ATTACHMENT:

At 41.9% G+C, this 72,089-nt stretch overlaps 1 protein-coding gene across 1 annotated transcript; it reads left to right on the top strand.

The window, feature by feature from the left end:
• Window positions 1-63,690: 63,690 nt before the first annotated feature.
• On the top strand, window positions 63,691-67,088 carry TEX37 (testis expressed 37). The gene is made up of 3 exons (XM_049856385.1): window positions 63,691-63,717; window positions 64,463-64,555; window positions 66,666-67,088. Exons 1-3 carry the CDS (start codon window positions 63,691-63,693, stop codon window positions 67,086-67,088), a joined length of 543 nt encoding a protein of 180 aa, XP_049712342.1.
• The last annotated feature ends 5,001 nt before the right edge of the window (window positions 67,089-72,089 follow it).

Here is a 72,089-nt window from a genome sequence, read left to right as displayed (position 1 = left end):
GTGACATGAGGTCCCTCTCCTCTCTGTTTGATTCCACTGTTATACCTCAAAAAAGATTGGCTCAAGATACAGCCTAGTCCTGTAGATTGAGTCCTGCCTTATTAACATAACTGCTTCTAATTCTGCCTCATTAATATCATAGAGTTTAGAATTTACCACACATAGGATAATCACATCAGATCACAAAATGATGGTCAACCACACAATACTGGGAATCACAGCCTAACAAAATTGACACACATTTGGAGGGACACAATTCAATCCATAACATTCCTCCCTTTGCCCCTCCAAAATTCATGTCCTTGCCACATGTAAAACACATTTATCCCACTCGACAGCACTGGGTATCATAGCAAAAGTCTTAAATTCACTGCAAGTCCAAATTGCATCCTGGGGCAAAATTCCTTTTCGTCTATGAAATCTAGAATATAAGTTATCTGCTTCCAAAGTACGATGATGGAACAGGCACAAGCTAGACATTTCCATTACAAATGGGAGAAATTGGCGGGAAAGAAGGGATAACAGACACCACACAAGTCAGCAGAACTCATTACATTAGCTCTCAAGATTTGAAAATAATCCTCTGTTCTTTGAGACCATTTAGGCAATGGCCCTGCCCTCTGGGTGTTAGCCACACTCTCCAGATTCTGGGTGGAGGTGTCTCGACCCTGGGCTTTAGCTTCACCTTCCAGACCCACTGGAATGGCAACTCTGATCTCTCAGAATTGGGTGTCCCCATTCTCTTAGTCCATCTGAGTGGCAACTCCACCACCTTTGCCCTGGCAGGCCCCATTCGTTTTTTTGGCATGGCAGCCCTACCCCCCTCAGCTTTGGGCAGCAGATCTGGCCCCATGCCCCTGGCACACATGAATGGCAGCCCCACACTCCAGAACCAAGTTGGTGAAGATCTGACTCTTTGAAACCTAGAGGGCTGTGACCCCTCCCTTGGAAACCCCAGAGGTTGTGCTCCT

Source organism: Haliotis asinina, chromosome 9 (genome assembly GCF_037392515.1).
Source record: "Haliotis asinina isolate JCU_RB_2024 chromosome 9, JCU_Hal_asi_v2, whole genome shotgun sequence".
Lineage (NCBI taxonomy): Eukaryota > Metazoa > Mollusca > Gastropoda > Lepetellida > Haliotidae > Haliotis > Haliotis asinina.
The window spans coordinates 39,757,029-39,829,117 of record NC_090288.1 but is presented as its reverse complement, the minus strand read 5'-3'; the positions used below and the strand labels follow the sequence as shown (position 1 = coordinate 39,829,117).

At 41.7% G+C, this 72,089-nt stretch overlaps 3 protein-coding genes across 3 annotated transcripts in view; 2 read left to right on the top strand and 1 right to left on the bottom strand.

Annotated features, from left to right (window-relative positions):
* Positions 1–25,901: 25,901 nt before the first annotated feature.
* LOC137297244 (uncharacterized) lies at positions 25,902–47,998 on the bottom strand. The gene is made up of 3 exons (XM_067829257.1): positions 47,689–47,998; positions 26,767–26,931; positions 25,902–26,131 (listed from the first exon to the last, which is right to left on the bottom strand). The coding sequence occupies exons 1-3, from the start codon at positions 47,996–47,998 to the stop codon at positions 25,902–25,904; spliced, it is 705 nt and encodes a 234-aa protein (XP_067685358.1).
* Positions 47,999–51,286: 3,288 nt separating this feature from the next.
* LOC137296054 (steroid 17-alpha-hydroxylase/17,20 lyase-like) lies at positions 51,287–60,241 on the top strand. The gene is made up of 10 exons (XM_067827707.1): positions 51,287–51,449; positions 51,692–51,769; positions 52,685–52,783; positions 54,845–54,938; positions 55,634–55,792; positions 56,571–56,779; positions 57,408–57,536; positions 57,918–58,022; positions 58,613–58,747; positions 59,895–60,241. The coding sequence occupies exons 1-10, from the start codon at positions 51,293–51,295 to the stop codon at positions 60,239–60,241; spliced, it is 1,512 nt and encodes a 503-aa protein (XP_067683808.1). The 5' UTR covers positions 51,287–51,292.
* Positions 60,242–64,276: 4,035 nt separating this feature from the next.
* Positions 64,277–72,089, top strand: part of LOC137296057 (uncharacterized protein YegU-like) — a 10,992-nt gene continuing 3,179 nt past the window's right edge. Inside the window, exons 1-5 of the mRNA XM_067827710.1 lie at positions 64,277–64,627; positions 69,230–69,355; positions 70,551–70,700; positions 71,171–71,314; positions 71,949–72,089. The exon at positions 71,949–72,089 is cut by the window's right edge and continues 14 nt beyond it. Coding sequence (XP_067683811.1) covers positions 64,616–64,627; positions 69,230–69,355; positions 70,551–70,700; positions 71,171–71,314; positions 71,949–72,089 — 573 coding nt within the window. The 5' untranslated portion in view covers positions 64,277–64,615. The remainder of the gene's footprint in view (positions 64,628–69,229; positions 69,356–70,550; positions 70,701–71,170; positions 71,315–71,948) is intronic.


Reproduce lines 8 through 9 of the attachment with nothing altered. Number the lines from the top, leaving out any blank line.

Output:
Source organism: Haliotis asinina, chromosome 9 (genome assembly GCF_037392515.1).
Source record: "Haliotis asinina isolate JCU_RB_2024 chromosome 9, JCU_Hal_asi_v2, whole genome shotgun sequence".